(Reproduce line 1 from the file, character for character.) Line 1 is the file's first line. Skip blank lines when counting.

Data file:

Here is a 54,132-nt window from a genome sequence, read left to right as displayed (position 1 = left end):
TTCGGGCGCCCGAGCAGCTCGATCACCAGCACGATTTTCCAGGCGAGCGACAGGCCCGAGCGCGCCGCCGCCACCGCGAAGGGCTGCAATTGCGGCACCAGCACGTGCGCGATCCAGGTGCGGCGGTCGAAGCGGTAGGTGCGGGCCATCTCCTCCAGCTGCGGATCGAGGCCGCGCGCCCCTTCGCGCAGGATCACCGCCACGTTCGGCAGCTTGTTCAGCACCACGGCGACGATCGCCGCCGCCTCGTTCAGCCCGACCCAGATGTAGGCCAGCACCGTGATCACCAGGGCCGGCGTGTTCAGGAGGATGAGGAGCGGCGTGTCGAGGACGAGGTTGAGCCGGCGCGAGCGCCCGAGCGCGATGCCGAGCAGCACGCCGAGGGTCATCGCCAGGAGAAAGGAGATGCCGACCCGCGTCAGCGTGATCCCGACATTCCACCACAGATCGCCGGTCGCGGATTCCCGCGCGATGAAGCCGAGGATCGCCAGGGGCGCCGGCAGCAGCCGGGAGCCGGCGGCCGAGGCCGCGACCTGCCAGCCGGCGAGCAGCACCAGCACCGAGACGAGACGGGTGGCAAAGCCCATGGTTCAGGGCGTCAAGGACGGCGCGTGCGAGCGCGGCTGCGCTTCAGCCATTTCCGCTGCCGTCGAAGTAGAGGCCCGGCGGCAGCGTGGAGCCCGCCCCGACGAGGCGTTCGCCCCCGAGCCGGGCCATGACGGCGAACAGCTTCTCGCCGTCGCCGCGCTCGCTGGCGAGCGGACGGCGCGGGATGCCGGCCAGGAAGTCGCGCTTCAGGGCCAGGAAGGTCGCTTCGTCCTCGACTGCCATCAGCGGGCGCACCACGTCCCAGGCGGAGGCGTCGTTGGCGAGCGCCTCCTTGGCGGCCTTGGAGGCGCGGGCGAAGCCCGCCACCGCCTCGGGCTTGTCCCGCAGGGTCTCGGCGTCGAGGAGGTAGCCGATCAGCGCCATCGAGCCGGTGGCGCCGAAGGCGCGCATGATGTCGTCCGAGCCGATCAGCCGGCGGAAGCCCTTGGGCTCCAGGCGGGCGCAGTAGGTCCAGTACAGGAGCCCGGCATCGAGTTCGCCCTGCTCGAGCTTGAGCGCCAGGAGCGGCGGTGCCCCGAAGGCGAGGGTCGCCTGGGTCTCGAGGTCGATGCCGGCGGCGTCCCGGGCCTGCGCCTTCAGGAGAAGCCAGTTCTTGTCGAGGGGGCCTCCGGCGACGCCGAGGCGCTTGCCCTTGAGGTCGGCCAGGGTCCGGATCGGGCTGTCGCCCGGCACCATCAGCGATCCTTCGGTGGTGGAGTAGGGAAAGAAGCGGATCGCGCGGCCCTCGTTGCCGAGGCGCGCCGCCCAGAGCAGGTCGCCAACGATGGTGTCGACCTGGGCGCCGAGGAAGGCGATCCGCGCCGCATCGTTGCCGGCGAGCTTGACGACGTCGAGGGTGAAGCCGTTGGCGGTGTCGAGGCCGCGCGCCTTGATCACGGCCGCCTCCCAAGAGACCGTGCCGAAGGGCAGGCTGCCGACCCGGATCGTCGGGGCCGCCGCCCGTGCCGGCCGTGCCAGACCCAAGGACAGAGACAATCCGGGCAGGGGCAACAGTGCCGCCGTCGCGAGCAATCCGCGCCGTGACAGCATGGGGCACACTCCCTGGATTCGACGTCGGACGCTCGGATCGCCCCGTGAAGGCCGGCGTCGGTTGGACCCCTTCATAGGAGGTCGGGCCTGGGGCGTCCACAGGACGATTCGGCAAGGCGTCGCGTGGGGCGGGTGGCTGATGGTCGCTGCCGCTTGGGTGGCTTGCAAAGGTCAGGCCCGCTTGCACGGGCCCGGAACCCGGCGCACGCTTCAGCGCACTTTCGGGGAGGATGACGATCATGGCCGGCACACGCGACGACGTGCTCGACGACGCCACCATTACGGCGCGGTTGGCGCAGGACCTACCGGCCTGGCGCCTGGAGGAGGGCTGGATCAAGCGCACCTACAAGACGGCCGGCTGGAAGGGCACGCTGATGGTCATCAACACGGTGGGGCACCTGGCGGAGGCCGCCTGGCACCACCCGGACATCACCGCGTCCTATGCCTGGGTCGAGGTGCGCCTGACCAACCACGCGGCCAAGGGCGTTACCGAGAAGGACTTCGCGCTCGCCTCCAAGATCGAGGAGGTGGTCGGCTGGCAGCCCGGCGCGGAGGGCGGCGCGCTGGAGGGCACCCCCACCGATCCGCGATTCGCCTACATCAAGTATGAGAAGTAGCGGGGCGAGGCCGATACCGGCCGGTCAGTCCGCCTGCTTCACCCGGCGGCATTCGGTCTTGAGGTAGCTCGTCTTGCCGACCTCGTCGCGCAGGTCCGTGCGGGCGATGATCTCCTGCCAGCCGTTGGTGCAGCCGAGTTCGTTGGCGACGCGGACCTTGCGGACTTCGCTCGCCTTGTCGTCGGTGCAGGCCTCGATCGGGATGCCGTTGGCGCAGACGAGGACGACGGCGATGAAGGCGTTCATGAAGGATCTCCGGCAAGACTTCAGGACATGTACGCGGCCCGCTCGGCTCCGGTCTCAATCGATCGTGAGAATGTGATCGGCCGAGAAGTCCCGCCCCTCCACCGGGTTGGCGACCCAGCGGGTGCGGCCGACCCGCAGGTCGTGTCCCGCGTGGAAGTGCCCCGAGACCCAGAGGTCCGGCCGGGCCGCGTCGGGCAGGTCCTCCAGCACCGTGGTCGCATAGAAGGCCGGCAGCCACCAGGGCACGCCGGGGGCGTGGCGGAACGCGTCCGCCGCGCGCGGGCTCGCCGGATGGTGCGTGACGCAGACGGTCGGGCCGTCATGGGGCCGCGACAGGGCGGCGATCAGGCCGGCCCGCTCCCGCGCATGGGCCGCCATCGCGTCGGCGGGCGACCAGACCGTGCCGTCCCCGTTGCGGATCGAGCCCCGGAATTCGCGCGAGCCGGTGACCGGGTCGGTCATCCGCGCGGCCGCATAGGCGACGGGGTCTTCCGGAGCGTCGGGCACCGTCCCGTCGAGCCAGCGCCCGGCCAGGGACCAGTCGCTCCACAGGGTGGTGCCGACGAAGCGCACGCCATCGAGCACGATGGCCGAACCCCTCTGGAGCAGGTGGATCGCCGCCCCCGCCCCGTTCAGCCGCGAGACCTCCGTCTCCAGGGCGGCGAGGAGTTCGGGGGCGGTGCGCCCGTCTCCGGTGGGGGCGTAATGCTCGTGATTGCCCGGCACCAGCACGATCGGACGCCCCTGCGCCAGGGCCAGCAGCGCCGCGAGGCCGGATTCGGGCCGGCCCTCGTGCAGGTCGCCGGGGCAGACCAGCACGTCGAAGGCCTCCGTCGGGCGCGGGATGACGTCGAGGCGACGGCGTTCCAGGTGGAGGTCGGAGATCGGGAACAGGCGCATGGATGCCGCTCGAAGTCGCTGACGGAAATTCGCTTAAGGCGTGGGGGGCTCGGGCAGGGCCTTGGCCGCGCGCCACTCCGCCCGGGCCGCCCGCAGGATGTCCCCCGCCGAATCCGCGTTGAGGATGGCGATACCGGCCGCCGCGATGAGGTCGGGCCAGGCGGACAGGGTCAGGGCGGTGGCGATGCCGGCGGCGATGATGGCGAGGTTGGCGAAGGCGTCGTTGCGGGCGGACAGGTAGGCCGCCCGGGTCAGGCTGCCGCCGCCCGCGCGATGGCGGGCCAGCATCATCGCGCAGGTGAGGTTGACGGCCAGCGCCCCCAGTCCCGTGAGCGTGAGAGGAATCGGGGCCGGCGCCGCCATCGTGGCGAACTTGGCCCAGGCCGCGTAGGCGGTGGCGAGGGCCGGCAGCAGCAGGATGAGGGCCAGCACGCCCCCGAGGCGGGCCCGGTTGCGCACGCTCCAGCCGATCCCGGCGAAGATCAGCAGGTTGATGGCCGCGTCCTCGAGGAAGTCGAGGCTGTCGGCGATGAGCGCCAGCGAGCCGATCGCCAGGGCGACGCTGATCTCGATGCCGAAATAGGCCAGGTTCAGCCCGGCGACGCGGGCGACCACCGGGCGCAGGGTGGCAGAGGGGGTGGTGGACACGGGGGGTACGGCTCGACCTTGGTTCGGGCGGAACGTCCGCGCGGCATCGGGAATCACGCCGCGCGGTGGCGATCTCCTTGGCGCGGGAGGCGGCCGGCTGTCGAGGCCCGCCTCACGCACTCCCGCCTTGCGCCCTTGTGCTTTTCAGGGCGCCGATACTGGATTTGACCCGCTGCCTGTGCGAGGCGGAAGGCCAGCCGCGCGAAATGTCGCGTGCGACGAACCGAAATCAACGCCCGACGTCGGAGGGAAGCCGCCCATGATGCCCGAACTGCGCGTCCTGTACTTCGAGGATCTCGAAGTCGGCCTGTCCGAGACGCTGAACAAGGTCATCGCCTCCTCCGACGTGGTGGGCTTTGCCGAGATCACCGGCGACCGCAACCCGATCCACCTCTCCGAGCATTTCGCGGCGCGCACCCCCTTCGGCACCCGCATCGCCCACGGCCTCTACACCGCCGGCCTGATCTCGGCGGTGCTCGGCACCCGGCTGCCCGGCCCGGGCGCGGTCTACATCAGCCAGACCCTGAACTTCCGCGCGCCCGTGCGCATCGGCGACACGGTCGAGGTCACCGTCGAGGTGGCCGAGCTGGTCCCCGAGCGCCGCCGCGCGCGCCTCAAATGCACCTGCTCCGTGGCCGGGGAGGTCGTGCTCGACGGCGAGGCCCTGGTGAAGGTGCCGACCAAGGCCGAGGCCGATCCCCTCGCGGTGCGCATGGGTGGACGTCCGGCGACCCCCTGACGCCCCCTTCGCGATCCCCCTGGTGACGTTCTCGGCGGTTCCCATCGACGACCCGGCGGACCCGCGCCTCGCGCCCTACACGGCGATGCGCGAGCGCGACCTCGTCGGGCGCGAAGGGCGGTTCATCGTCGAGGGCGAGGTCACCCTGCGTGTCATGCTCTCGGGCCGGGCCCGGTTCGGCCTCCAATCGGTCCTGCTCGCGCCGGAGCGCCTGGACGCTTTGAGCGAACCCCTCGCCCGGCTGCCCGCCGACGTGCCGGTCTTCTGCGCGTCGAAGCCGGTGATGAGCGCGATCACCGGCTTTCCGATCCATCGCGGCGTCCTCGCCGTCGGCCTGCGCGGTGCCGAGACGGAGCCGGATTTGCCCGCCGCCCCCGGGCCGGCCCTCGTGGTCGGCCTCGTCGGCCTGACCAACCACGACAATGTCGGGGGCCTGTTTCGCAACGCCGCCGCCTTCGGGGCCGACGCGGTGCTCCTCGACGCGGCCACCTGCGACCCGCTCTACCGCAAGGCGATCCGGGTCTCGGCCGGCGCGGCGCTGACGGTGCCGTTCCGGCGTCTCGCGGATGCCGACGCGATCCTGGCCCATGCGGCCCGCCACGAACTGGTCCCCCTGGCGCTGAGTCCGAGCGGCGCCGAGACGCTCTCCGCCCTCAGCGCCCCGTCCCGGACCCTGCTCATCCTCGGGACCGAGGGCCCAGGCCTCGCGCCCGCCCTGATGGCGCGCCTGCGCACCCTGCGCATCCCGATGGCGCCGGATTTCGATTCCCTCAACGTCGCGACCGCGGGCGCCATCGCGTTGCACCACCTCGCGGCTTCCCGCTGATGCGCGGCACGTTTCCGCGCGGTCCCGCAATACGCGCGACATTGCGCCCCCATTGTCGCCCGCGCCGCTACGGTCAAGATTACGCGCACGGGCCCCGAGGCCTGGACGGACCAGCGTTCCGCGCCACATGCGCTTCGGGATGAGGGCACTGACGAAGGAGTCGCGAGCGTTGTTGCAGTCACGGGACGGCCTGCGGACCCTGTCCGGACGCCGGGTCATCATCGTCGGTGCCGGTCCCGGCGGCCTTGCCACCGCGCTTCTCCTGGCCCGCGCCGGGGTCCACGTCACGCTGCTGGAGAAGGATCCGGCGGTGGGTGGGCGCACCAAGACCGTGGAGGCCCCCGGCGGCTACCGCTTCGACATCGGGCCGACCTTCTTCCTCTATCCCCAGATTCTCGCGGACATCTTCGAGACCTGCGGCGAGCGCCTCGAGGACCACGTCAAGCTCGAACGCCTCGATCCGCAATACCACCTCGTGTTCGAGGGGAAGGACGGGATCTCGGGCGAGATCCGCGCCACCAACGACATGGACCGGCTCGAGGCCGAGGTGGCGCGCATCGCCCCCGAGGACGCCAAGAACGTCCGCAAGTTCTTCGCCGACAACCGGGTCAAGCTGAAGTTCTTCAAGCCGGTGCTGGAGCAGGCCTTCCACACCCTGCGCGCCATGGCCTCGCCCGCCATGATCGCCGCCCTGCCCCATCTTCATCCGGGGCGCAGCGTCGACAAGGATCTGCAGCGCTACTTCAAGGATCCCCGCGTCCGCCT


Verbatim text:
Here is a 54,132-nt window from a genome sequence, read left to right as displayed (position 1 = left end):